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Book Notes: Live to Tell

Kallenberg, Brad J. Live to Tell: Evangelism for a Postmodern Age. Grand Rapids: Brazos Press, 2002. ISBN 1-58743-050-9. 138 pages.

One of our pastors handed this book to my wife because of her interest particularly in discipleship. You may ask why one should give a book on evangelism to someone primarily concerned with discipleship, but in this case the choice was good. This book combines discipleship with evangelism so that they are practically one topic.

Kallenberg has a certain amount of courage just writing a book right now with the word “evangelism” in the subtitle, and perhaps it becomes even more of an act of courage when the word “postmodern” is also included. That combination can be a bit intimidating.

My wife found the postmodern vocabulary and the style of the book in general just too much to plow through. She’s practical, writes and speaks briefly, and likes to get down to the point where the rubber meets the road. Kallenberg doesn’t write that way at all. Since she also wanted to honor her pastor’s request to read the book, that made things a bit difficult.

But a solution was lurking right around the corner, in the person of her husband who will read practically anything–me! We try to get together at least once a week to do some kind of joint study, generally studying from a book one of us has chosen, which we then discuss. In this case I read the book, summarized the chapter and then read selections, after which we discussed the content.

The content of the book is really quite good, though the presentation and also some of the examples remind me of much that I don’t like postmodernism, especially as popularly conceived. That’s another concept, but I would simply note that it seems very easy for postmodernists to get mired in a slough without map or compass, without any idea of where to go.

That very miring seems to provide Kallenberg with his “hook” to reach a postmodern generation. He is by no means rejecting postmodernism–the whole miring thing is my comment. Rather, if I may use my own metaphor, he aims at leading people out of the mire they’re in by example, rather than teaching them all about how to get out of mires, where the edges are, where the dangers are, and so forth.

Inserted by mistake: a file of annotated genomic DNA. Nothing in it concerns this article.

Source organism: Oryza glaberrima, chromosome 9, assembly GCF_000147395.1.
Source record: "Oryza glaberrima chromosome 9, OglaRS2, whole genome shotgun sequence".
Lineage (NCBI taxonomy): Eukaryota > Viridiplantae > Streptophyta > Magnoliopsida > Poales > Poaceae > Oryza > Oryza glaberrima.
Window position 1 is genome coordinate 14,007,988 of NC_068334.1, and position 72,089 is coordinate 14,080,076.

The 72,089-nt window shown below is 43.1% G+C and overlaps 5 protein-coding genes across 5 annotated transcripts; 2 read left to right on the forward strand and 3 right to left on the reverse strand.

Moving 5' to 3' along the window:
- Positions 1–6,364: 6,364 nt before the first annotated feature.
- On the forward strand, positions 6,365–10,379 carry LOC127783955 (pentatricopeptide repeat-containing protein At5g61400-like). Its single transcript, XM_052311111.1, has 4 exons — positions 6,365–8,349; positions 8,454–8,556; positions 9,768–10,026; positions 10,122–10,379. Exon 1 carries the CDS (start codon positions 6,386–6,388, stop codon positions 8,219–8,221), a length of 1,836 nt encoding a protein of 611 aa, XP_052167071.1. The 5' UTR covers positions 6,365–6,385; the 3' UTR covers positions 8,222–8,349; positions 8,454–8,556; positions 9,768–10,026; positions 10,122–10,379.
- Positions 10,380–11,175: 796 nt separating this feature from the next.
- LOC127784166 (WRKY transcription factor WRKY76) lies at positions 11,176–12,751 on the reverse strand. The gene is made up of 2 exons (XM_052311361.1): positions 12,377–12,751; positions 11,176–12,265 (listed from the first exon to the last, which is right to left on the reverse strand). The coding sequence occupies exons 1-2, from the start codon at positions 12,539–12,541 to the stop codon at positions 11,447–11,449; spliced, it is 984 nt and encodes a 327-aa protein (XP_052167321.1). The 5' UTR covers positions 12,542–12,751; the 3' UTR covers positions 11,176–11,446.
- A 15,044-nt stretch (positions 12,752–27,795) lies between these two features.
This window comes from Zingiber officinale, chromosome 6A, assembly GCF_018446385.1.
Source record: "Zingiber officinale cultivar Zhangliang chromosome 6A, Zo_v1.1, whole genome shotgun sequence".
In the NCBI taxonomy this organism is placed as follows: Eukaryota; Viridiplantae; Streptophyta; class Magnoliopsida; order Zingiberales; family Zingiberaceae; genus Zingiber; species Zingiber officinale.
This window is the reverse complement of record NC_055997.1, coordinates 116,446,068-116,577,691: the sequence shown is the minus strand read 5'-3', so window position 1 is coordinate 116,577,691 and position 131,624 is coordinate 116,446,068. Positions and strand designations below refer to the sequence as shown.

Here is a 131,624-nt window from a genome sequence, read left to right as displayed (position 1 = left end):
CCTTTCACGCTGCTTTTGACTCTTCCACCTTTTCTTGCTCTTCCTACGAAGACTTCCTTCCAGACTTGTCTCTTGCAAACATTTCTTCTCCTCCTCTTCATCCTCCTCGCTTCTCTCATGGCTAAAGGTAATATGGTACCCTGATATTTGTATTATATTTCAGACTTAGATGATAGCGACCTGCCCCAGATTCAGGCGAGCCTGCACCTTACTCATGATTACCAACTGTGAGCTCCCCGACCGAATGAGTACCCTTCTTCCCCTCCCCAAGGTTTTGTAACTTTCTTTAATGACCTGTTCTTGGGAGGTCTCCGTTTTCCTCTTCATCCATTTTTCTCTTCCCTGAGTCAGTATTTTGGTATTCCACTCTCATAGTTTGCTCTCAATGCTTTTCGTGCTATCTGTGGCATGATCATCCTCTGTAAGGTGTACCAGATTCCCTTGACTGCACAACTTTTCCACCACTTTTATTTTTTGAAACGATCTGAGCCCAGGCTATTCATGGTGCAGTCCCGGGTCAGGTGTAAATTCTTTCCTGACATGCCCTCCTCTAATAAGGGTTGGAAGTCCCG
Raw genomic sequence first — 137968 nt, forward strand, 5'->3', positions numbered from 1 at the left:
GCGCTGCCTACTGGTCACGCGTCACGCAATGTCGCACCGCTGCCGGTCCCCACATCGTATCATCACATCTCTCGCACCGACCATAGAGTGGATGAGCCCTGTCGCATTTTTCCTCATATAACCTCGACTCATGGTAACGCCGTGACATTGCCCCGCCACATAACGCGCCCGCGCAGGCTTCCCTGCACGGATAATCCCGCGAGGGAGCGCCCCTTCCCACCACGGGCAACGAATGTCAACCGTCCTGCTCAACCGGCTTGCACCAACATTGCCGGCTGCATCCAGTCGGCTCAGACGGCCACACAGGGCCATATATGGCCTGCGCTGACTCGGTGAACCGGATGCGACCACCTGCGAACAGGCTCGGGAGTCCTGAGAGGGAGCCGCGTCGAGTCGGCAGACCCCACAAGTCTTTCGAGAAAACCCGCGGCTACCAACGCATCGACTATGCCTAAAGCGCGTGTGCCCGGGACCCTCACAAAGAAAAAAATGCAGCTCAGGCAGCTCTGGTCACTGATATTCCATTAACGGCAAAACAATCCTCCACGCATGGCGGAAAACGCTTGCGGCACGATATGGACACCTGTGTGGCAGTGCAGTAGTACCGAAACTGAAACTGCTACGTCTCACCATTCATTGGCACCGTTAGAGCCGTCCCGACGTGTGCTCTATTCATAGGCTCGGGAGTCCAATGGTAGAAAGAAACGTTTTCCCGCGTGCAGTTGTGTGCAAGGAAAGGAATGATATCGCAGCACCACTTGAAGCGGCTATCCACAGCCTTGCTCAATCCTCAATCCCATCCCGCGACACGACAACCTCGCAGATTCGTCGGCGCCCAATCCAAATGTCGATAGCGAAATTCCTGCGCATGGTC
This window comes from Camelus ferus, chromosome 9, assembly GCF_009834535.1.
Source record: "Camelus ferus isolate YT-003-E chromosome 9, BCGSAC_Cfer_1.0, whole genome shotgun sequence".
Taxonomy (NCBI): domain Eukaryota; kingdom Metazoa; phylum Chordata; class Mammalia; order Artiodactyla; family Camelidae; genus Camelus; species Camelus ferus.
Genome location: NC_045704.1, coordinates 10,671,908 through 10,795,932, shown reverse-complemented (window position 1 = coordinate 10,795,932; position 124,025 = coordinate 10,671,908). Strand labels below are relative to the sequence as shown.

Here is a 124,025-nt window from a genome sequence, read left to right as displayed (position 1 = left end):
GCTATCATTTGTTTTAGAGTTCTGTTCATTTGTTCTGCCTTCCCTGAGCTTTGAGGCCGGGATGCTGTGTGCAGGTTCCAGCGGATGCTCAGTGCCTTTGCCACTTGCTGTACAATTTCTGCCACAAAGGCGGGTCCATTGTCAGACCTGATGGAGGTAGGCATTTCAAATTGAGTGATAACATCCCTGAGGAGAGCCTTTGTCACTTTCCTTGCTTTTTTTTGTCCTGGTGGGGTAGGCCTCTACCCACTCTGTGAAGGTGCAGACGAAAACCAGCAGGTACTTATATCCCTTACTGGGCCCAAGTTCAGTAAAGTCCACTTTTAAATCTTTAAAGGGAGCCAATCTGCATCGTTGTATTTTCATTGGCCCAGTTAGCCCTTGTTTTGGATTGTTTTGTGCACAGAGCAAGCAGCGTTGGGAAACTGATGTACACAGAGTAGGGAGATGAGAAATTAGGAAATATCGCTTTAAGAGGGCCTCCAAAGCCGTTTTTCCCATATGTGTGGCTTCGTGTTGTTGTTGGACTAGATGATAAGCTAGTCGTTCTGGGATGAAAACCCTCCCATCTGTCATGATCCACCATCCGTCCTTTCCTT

If we find someone in the postmodern age who doesn’t know where to go, he suggests we avoid the “teach them what is right” approach and try a “show them how to live right” method. I know I am summarizing a great deal here, but that is the essence of the subject as I read it. And since Kallenberg (and I) believe that Christianity has a story that is truly efficacious, that approach is best. If people are looking for stories, bring them a good story. Even better, show them a good story.

Of course, this story idea isn’t anything new to Christianity. When God needed to tell us about himself, he didn’t send a systematic theologian. He sent his Son, who showed us in person and in story form just what God was getting at. As I read it, Kallenberg is simply grabbing a page from God’s play book and applying it to the life of the church today.

Kallenberg presents this in the vocabulary of postmodern philosophy. Even where I find that postmodernism correctly criticizes modern thought, I find that vocabulary annoying at best. But the book isn’t really aimed at making me like the vocabulary. If I’m to communicate with people steeped in that very vocabulary, I’ll need to learn to understand it. In fact, Kallenberg uses this very metaphor of language learning for the process of conversion and discipleship.

At the same time, he manages to erase the gap between the concepts of conversion and discipleship. Most of the people he uses as examples do not become Christians at some instant in time. The modern conception of conversion is that people becomes convinced that Christianity is true, that they are sinners, that Jesus is the one way to salvation, and then at some instant they pray a prayer and surrender their lives to Jesus. At that moment, discipleship begins, or at least should begin.

In Kallenberg’s examples, it is much more likely that one will go to church and even participate in the life of the church before any specific “conversion” experience. What brings the person to Christ is their becoming a participant in the life of the church. In one case what convinces someone that God is personal is not theological argument but observing the congregation worshiping a personal God.

I could wish that the many good points that are made in this book were divorced from some of the philosophical vocabulary. Perhaps there should be a Reader’s Digest version for practical people, but I’m not sure how one would write such a thing. There are so many elements of what Kallenberg is teaching that are simply good, practical ideas on being a good neighbor.

But we have what we have, and for anyone who can make it through the first chapter, and occasional detours along the way, this will be a book well worth reading.

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  1. It sounds to me as if the simplified version of this book that you are looking for is “More Ready Than You Realize: Evangelism as Dance in the Postmodern Matrix” by Brian McLaren (2002), which I recently read courtesy of Graham Old’s sale. This covers similar subject matter to Kallenberg’s book but in a very readable style, based on the kind of story format that appeals not to academics discussing postmodernism but to real postmodern people.

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